July 13, 2012

Homo heidelbergensis spoke fluently

That is the conclusion of the Atapuerca researchers based on the structure of the hyoid bone, a critical part of our sound managing anatomy.


The present study presents new data on the abilities of Homo heidelbergensis to produce and perceive the sounds emitted during modern human spoken language. The pattern of sound power transmission was studied through the outer and middle ears in five individuals from the Sima de los Huesos, four chimpanzees and four modern humans. The results were then used to calculate the occupied bandwidth of the outer and middle ears, an important variable related with communicative capacities. The results demonstrate that the Atapuerca SH hominins were similar to modern humans in this aspect, falling within the lower half of the range of variation, and clearly distinct from chimpanzees. Specifically, the Atapuerca SH hominins show a bandwidth that is slightly displaced and considerably extended to encompass the frequencies that contain relevant acoustic information in human speech, permitting the transmission of a larger amount of information with fewer errors. At the same time, the presence of a complete cervical segment of the spinal column associated with Cranium 5 from the Sima de los Huesos middle Pleistocene site (Sierra de Atapuerca, Spain) makes it possible to estimate the vocal tract proportions in Homo heidelbergensis for the first time. The results demonstrate that it is similar to the reconstructed vocal tract in the La Ferrassie 1 Neandertal individual, which has been suggested to have been capable of producing the full range of sounds emitted during modern human spoken language. These results in the Atapuerca (SH) hominins are consistent with other recent suggestions for an ancient origin for human speech capacity.

Reconstruction of Miguelón, a H. heidelbergensis from Atapuerca, who, according to Manuel Ansede[es], died cursing his luck and the pain caused by the dental infection that killed him

Source: Pileta de Prehistoria[es].


  1. this was one of the first approaches:

    1. Ah, you are behind that reconstruction? It's a cool one. Gratz.

    2. to be true, this series of 41 MRCA reconstructions were not meant to be realistic proposals, but I intended with the restriction of all heads bald to gather a collection of skulls as containers for eyeballs. It is really astonishing for me to sometimes see, that my wild interpretations are not that far away from the versions of professional serious reconstructors.

    3. "skulls as containers for eyeballs"...

      That's a curious idea.

      Whatever the case I feel that your reconstructions, even if somewhat excessive in "free strokes" (i.e. "artistic", "intuitive"), are pretty good.

      The big issue with reconstructions seems to be face traits, because the exact apportion of flesh and cartilage, never mind very important secondary traits like epicanthic fold or lip thickness and color, varies somewhat. Some of these traits a forensic artist may be able to reconstruct at least to an average but some others, notably "racial" traits, are quite opinable.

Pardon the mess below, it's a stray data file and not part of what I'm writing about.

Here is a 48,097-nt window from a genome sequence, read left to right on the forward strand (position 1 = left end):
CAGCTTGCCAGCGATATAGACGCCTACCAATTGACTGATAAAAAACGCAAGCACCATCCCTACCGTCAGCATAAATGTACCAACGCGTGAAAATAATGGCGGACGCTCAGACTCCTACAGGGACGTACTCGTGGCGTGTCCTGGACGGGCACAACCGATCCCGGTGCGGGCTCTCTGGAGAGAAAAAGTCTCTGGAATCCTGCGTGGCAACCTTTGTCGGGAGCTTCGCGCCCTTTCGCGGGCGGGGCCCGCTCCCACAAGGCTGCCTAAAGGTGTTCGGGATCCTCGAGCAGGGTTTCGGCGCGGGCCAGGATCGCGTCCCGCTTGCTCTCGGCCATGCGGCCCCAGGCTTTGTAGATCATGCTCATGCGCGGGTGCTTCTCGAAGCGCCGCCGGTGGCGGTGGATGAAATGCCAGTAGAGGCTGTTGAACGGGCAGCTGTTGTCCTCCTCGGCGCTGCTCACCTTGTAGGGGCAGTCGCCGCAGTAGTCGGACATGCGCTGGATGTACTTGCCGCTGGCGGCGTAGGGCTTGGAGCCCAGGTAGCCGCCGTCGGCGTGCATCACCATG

4. I think you did a stellar job compared to the average! The only thing I find gratuitous is the body hair - I find myself gravitated to the no eyebrow thing myself as well - but, at least yours looks like you've given them the respectability of having some of the esthetics of current humans! Maybe someday we'll even be able to model one that isn't weathered or grumpy looking, having their hair in a birds nest; and in prime reproductive age, and is actually beautiful.

    5. omitting all hair was a conceptional decision before that series. After some preliminary sketchings I saw, that it is far TOO easy to turn a head with kontingent things like hair into something really different - and I wanted just fair conditions for all skulls. Within limitations you can feel more focused on what is left.

  2. Replies
    1. The post is quite humble: only a few sentences are my work. I think that your enthusiasm in this regard is a bit misplaced. Thanks anyhow.

      However the discovery is quite interesting indeed.

  3. Interesting paper, but with the usual logical fallacies: that we still have archaic-Homo-like acoustic properties (not unexpected, of course: we descend from people like them) doesn't mean they spoke fluently, nor that they did not speak fluently, or at all.
    Our speech capacities are a combination of early hominoid duetting (gibbon song) + voluntary breath-holding (diving for seafood) + seafood consumption (labial, dental, velar etc clicks & consonants) + large brains (DHA etc in seafood): not unexpected when Pleistocene Homo dispersed along the coasts as far as Flores, Pakefield & Tafelbaai.
    For speech origins, google, eg, verhaegen speech song.

    1. @Marc,

      I'm no expert, but think that speech almost certainly began in Hunters trying to imitate bird and animal calls - either mating or need for help - as a way to lure them into a trap or ambush them.

      As a kid, I would stand behind a tree or hedge and could imitate the sound of a calf that needed help, and get cows to run towards me. Same with sheep.

      Children learn language by imitating too.


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